Darling Husband is on vacation this week so we’ve been doing vacationy things and will do a few more vacationy things before the week is out. For example, Friday was the Cryptology Museum, and tomorrow is Hershey Park.
Today was…The Grocery Store.
Oh-ho. You think I’m kidding, but I’m not. We drove 30 miles and 45 minutes (one way)to get to Wegmans grocery store, just to gawk at all the cheeses.
For those of you who currently live in civilization, you’re probably numbed to the wonder that is a Wegmans grocery store, as I would have been nine years ago. But I’ve been out of the civilization circle for so long, that I forgot what it’s like to be surrounded by bustling crowds and real, live choices.
Yes, yes, we have choices here…a bit. Someone from an impoverished nation would walk into any of the stores around here and weep with either joy or disgust at all the stuff piled on the shelves.
Which is rather how I felt walking into Wegmans. All the stuff! We were the country bumpkins in the store. We may as well have been wearing Amish clothes and walking around looking up at the ceiling and pointing. On wait…we did look at the ceiling and point, because there was a model train going around a track that was suspended from the ceiling. Not sure why. I’ve only been to the deep south once, but today I found myself drawling and say, “Hooooeeee! Will ya lookee here?!” a few times.
So, why the special trip?
Darling Husband works near this Wegmans and has been coming home with yummy dried strawberries and raving about the grocery store and saying, “I’ve got to take you there one day!” And I have to say that while I’ve been polite, I haven’t exactly grabbed my keys and gone rushing out the door to pile in the car in excited anticipation whenever he says he wants to take me on a field trip to the grocery store.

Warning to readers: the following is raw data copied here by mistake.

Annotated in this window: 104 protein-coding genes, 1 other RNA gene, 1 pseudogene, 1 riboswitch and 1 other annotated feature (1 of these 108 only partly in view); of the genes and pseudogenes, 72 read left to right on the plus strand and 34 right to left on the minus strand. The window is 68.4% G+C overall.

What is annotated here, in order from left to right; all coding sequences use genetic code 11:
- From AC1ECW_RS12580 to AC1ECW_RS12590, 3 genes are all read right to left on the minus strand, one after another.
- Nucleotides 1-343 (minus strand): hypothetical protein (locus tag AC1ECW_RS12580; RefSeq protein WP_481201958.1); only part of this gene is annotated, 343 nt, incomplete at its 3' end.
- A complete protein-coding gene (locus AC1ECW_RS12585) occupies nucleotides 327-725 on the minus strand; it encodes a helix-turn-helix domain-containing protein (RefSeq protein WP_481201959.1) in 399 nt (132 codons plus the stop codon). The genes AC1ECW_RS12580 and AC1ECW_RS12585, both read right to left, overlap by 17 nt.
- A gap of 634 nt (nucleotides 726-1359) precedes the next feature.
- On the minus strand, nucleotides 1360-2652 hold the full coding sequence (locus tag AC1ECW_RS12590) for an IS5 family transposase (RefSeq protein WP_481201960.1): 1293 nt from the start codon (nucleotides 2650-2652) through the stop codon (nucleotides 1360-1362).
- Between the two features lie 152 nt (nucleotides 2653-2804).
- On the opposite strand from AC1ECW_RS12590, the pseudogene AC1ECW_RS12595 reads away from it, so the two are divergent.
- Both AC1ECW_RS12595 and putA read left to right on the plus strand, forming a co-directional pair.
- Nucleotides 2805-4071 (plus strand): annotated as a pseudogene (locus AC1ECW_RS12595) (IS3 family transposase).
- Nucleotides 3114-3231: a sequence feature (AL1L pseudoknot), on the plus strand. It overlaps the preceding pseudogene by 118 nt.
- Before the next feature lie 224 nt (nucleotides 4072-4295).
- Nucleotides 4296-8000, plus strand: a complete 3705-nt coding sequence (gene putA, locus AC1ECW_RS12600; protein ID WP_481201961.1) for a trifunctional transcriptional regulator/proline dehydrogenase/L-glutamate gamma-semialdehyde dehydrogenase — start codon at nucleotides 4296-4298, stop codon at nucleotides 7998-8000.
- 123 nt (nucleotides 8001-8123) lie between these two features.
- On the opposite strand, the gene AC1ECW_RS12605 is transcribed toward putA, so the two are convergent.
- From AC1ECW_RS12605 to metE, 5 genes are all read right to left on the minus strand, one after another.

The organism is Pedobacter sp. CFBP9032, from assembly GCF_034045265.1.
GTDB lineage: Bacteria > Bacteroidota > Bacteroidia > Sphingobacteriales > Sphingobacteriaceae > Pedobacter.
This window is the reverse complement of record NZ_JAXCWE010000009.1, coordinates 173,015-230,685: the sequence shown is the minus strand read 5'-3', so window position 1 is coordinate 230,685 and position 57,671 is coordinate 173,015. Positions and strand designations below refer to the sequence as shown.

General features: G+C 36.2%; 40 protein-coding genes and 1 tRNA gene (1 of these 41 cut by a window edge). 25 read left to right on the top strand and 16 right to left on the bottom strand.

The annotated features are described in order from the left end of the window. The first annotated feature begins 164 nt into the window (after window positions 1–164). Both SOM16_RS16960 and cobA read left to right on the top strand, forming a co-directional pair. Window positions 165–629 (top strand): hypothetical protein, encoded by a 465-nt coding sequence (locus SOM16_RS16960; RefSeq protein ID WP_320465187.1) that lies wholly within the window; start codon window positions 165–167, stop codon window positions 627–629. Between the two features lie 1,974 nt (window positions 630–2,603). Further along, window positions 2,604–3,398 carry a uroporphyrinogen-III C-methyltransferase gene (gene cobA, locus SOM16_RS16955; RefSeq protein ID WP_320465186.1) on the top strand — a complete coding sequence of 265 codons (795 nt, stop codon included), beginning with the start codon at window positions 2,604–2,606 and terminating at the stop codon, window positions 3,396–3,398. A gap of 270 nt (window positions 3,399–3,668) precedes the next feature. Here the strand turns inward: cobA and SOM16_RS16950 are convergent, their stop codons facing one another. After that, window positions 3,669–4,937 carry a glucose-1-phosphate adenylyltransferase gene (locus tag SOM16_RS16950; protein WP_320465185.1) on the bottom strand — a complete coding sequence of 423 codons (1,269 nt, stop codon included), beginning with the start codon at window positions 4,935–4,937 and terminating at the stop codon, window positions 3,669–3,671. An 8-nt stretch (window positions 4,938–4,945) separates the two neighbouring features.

Last week, when Nephew13 visited and we were considering what sorts of fun things we could do with him, Darling Husband said, “Hey! We could take him to Wegmans!” And I said, “You want to take a 13 year old boy…to a grocery store…on his vacation?” Darling Husband was only half convinced that Nephew13 probably wouldn’t be interested.
But then, today, after our long drive, we arrived at the store. And there was So Much Stuff. So much stuff. For instance, before we even began touring the store, the boys used the bathroom, and reported back that each stall had a dispenser of toilet seat sanitizer. Wha…? Not only were there the little tissue paper seat covers, but, each and every stall had a cleaning solution for the toilet seats, for those customers with a particularly high level of germ paranoia.
And then we started walking around the store. Darling Husband said, “Let’s start at the food court!” And so we did. And very quickly after we got there, I started taking pictures.
An entire Wing Bar. Eight different types of wings to choose from.
A wall of drinks. No, nothing’s being reflected in a mirror in this picture. The drinks really do just keep going and going and going….
Rolls, and I only got 1/3 of them in the shot. In fact, in most of the below shots, I got only about half, or less, of what was actually there.
Sticky bun things
Asparagus, in green and white. I never knew it came in white!
…and here’s where the pictures stop. Just when I was getting to the good stuff. Oh! The good stuff! There were 400 thousand different cheeses, all artfully arranged, berry tarts that I’m sure weren’t rancid, whole fish with their eyes still attached, packed in ice, tanks of clams, a florist shop, an aisle of candies in those tubes where you can put your bag under the tube and pour in the candy…it just goes on and on and on…
But even though my picture-taking energy was back at full level again, there are no pictures of all that. Because right as I was done with the cupcake shot and moving to the tarts and a fish shot, a very pleasant worker informed me that no photography is allowed in the store.